The cloner

Name: Dr Graham Bulfield
Institution: Roslin, Edinburgh
Field: Cloning

The Roslin Institute is laid out in the rolling countryside south of Edinburgh and has an air of down-to-earth practicality about it. It would also be fair to say that until July 1996 it did not rank very high in the order of the world's great research laboratories.

But three years ago this summer, Dolly came and everything changed. Dolly was a triumph of genetic manipulation - a sheep that was born after cells from the udder belonging to a six-year-old Finn Dorset ewe were placed in the nucleus of an unfertilised egg that had been stripped of all its genetic material. Dolly was the exact genetic replica - a clone - of the nameless Finn Dorset, and in terms of the history of genetics she was a sensation.

Roslin is now firmly on the gene map and Dolly's creators, Ian Wilmut and Keith Campbell, have been propelled to dizzy heights of recognition and acclaim. But standing back from the fuss was the director of the Roslin Institute, Dr Graham Bulfield. He knew - as did everyone at the Roslin - that the really big advance had occurred in July 1995 with the birth of Megan and Morag, two lambs that had been cloned from the same embryo whose cells had been grown in the lab.

The ingenious thing that virtually no one outside science understood was how the Roslin team succeeded in making Dolly. Cloning is not just a matter of taking a cell and slotting it into a stripped-out egg: you have to make sure that the cell does not go into a state of differentiation, which means that it begins to specialise and the majority of its 70,000 genes are switched off. Wilmut achieved this by putting the cells into a resting or acquiescent state called G Zero. They are not sure why, but this suspension allowed them to transfer the cells into the nucleus of the eggs and avoid differentiation. To put it crudely, rather than producing just bits of sheep, the cell maintained its potential to produce the whole sheep.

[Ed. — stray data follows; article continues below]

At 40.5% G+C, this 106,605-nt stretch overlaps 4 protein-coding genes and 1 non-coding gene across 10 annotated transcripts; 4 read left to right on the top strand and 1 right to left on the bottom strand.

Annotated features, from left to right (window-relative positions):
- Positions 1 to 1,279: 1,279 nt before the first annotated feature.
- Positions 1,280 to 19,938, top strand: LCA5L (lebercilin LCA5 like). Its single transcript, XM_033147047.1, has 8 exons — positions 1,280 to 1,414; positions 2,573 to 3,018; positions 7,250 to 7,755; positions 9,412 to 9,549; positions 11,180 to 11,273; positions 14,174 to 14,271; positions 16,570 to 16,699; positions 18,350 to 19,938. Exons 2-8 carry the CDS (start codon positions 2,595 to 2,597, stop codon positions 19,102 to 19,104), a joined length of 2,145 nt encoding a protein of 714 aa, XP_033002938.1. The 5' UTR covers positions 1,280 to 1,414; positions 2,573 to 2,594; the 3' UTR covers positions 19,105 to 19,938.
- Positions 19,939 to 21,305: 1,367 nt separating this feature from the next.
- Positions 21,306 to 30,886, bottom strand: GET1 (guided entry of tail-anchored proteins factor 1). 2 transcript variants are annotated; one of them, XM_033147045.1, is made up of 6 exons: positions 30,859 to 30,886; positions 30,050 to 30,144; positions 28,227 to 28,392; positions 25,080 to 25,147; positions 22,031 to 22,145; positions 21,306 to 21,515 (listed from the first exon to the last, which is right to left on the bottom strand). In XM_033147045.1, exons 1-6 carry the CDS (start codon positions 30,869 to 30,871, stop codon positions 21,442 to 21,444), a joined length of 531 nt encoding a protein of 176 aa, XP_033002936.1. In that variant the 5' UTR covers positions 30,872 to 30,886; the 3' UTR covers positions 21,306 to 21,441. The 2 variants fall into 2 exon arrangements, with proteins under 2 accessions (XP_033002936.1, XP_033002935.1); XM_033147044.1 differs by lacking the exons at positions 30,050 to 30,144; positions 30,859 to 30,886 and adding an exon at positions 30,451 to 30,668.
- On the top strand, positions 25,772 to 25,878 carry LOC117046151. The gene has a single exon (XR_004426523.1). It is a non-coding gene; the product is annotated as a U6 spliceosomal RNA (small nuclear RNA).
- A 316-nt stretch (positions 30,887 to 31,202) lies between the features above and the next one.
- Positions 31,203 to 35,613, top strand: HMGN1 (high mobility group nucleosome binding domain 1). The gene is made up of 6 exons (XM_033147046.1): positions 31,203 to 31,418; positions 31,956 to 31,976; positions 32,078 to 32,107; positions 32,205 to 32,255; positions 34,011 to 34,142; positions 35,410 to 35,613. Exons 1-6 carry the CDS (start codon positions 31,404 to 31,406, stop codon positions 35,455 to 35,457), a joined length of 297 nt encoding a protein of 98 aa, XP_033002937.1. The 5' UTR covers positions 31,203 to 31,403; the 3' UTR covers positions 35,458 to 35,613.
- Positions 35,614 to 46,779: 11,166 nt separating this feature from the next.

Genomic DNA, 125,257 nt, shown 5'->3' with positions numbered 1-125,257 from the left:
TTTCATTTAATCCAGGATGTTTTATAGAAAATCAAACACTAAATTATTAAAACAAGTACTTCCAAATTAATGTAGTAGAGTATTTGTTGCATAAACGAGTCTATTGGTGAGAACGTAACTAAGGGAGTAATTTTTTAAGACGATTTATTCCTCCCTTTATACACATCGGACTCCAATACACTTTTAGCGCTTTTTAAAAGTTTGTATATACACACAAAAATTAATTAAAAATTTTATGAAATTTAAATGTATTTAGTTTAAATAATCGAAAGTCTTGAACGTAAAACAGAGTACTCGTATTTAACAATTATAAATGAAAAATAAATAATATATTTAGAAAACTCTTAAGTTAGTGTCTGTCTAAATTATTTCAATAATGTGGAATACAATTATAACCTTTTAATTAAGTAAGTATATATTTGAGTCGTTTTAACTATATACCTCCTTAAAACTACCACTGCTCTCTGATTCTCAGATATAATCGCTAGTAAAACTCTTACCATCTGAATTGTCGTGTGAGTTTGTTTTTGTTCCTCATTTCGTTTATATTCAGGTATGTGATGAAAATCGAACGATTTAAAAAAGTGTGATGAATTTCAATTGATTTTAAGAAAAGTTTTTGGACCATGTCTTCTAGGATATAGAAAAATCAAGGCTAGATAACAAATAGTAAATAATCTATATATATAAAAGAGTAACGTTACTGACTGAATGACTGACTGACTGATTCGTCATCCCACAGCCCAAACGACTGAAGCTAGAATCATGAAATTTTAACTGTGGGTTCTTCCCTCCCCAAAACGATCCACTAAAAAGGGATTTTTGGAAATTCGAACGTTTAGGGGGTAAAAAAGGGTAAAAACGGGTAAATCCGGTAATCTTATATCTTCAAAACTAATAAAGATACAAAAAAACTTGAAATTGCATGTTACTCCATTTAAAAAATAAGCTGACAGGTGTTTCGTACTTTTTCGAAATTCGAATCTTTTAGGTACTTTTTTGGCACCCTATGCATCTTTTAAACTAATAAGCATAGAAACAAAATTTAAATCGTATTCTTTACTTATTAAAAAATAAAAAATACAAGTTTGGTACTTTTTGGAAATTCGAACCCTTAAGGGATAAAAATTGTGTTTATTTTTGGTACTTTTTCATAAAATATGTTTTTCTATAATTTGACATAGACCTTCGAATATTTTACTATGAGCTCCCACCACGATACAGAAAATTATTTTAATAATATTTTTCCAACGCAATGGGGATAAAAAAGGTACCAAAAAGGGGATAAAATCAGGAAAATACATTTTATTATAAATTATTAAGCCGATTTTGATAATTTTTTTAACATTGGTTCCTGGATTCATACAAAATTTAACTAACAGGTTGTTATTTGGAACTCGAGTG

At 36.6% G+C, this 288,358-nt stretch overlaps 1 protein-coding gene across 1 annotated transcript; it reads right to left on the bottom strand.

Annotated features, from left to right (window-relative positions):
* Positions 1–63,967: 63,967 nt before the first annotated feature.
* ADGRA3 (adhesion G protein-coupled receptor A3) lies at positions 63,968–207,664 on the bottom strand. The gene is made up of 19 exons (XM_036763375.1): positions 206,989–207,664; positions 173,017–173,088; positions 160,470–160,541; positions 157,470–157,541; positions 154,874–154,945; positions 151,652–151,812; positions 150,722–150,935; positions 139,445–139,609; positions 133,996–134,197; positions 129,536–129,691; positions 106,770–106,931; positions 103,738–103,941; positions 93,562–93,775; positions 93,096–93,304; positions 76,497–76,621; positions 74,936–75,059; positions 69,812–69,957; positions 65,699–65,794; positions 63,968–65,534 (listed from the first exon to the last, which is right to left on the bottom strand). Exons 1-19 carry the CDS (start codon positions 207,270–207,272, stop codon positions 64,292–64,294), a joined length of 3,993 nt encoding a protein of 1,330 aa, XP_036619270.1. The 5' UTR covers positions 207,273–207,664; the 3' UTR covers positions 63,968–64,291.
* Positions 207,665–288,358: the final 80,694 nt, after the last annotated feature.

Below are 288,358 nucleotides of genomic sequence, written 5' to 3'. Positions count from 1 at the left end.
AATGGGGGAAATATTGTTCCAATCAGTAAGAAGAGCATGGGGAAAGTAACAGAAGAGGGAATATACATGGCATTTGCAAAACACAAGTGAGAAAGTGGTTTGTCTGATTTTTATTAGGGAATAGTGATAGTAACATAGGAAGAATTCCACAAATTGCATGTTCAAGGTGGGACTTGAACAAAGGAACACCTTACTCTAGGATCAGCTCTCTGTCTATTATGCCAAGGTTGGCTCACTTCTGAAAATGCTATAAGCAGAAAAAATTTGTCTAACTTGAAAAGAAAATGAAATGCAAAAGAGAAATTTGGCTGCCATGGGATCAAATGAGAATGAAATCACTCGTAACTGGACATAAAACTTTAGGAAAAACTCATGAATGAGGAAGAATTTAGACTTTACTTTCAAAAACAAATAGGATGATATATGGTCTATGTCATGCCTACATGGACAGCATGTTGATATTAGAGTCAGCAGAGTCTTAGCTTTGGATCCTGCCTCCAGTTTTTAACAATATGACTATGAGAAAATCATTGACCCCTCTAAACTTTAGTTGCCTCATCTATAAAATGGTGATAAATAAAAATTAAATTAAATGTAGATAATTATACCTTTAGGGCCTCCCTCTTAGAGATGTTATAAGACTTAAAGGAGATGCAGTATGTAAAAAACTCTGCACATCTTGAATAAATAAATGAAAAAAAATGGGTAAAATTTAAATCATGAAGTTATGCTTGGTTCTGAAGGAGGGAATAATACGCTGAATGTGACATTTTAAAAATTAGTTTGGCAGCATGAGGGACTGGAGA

Bulfield began making this point the moment he sat down opposite me in Roslin canteen with a plate of shepherd's pie. I asked what it was like being geneticist at the moment. Was there a sense of accelerating revelation? 'Yes. Biology is in a way where chemistry was at the end of the 19th century when people were discovering the elements and putting them on the periodic table. It's that important; we are putting together the elements but there 70,000 of them and they all intereact with each other.

The nature of biology is changing. It has been a descriptive science for most of this century. Now it's becoming a predictive science and that is very important to humanity.' Cloning has big implications for humanity, although perhaps not as disastrous as many have forecast. How did Bulfield, who of course is responsible for all the work at Roslin, feel about these? 'Put it this way, we always take interviews. If we don't there is just a vacuum of knowledge. It's not our job to advise on ethics of cloning, but to tell people about the possibilities that our work is producing. We tell people that this piece of science can be used for good or for bad. But it has no moral content whatsoever. Our job is just to communicate what we have discovered - that's all.'

Thanks to guardian.co.uk who have provided this article. View the original here.